Traditional lenders typically have a longer, more difficult process from start to finish than marketplace lenders. They’re not too keen on small business loans and require a lot of paperwork just to consider your business as a worthy investment.
Traditional lenders also have an 80% denial rate because the regulated structure of the modern banking system favors large, stable investments over smaller, riskier ones, which most small businesses are considered.
Rapid Finance and other marketplace funders, on the other hand, have much faster application processes, their financings are designed around the needs of your small business, and they offer many more financing options. There is usually far less paperwork, and the application process is entirely online.
And most marketplace funders are able to approve 60 – 70% of their applicants. With a more efficient application process, approval rates exponentially higher, and more financing options than traditional lenders, marketplace funders offer an all-around more pleasant experience for your business.
Small Business Financing To Increase Your Working Capital
Business Line Of Credit
A business line of credit is highly flexible and can act as a safety net for your business. You’ll have it when you need it, but you’re not obligated to use it. Qualifying is easy. You’ll typically need to have been in business for at least 1 year and have $50,000 in annual revenue. Lines of credit can range from $5,000 to $500,000 with interest rates starting around 8%.
Business Credit Card
Just like a line of credit, business credit cards are desirable for their flexibility, convenience and avoiding interest if the money isn’t being used. Some cards offer an introductory 0% APR, which usually lasts for 12 months – it’s a great benefit to have, but you’ll have to start paying interest once the 0% APR period is over. Other cards offer rewards and/or cash back. When you pay off your card regularly, you can enjoy some of these benefits.
Merchant Cash Advance
Many businesses are not as prepared as they’d like to be for unexpected increases in demand (like the car sales example above) or some kind of famine. A merchant cash advance can help your business access the capital it needs during emergencies or sudden rises in demand, or opportunities. The funding company purchases at a discount the business’s future account receivables.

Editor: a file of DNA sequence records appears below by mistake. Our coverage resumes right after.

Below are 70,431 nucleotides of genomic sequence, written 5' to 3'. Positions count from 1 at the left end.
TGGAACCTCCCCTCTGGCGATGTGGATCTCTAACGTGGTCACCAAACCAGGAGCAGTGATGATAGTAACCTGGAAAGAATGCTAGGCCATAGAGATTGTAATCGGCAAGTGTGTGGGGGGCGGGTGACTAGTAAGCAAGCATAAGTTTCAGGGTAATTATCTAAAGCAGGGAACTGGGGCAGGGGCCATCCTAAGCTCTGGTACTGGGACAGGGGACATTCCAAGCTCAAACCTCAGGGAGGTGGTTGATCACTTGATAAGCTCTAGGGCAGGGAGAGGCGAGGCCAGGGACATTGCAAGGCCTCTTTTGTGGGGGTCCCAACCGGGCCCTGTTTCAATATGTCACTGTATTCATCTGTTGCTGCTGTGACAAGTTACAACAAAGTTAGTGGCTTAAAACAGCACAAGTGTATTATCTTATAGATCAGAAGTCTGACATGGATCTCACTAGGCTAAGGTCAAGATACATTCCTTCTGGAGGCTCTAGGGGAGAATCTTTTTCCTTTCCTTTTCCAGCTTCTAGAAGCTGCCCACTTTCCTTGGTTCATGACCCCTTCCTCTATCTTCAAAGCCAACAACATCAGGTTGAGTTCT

Term Business Loan
With a term business loan, your business can borrow money upfront and pay it back with either daily, weekly or monthly payments. They range in size and start at $5,000 and go up to $1 million.
- Invoice Factoring
When you have unpaid customer invoices, you can turn them into cash with invoice factoring. This is not a loan. Rather, you can sell your invoices at a discount to a factoring company in exchange for the capital you need now.
An SBA loan is similar to most loans, only it’s partially guaranteed by the Small Business Administration (SBA). Typically SBA loans have a low interest rate.
To learn more about SBA and many other loan options, please visit our blog, “How Does A Business Loan Work?”
When it comes to financing your small business, your net working capital is what can be the difference between short- and long-term success. If your business needs working capital, there are many options available to you. Marketplace funders typically have a more streamlined process and higher approval rates than traditional lenders.
If you have questions or you’re ready to get started with business financing, please feel free to contact us.
To learn more about navigating your business through COVID-19, continue here:
- 8 Ways You Can Prepare Your Business For Success After COVID-19
- The Future Impact Of COVID-19 On Small Businesses